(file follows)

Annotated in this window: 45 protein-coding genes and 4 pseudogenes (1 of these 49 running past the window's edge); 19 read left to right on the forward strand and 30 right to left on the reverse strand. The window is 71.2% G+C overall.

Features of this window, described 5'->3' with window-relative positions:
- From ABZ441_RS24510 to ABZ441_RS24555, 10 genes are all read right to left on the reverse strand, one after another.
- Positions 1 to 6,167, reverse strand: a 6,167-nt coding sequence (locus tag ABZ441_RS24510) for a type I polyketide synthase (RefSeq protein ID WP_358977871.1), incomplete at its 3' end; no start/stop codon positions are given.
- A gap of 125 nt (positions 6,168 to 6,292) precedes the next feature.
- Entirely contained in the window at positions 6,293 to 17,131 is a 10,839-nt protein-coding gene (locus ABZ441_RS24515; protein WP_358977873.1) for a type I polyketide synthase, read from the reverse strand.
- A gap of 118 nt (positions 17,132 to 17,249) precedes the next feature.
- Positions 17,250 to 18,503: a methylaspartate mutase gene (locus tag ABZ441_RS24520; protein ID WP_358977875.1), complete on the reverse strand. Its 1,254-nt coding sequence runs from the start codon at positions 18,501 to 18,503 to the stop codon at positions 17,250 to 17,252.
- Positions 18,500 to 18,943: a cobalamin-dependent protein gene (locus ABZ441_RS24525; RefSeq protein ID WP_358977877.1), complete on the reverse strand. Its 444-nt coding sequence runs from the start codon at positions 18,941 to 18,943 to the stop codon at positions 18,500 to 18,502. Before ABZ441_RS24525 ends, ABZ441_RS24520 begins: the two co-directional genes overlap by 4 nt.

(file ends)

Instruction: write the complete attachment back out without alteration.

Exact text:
Annotated in this window: 45 protein-coding genes and 4 pseudogenes (1 of these 49 running past the window's edge); 19 read left to right on the forward strand and 30 right to left on the reverse strand. The window is 71.2% G+C overall.

Features of this window, described 5'->3' with window-relative positions:
- From ABZ441_RS24510 to ABZ441_RS24555, 10 genes are all read right to left on the reverse strand, one after another.
- Positions 1 to 6,167, reverse strand: a 6,167-nt coding sequence (locus tag ABZ441_RS24510) for a type I polyketide synthase (RefSeq protein ID WP_358977871.1), incomplete at its 3' end; no start/stop codon positions are given.
- A gap of 125 nt (positions 6,168 to 6,292) precedes the next feature.
- Entirely contained in the window at positions 6,293 to 17,131 is a 10,839-nt protein-coding gene (locus ABZ441_RS24515; protein WP_358977873.1) for a type I polyketide synthase, read from the reverse strand.
- A gap of 118 nt (positions 17,132 to 17,249) precedes the next feature.
- Positions 17,250 to 18,503: a methylaspartate mutase gene (locus tag ABZ441_RS24520; protein ID WP_358977875.1), complete on the reverse strand. Its 1,254-nt coding sequence runs from the start codon at positions 18,501 to 18,503 to the stop codon at positions 17,250 to 17,252.
- Positions 18,500 to 18,943: a cobalamin-dependent protein gene (locus ABZ441_RS24525; RefSeq protein ID WP_358977877.1), complete on the reverse strand. Its 444-nt coding sequence runs from the start codon at positions 18,941 to 18,943 to the stop codon at positions 18,500 to 18,502. Before ABZ441_RS24525 ends, ABZ441_RS24520 begins: the two co-directional genes overlap by 4 nt.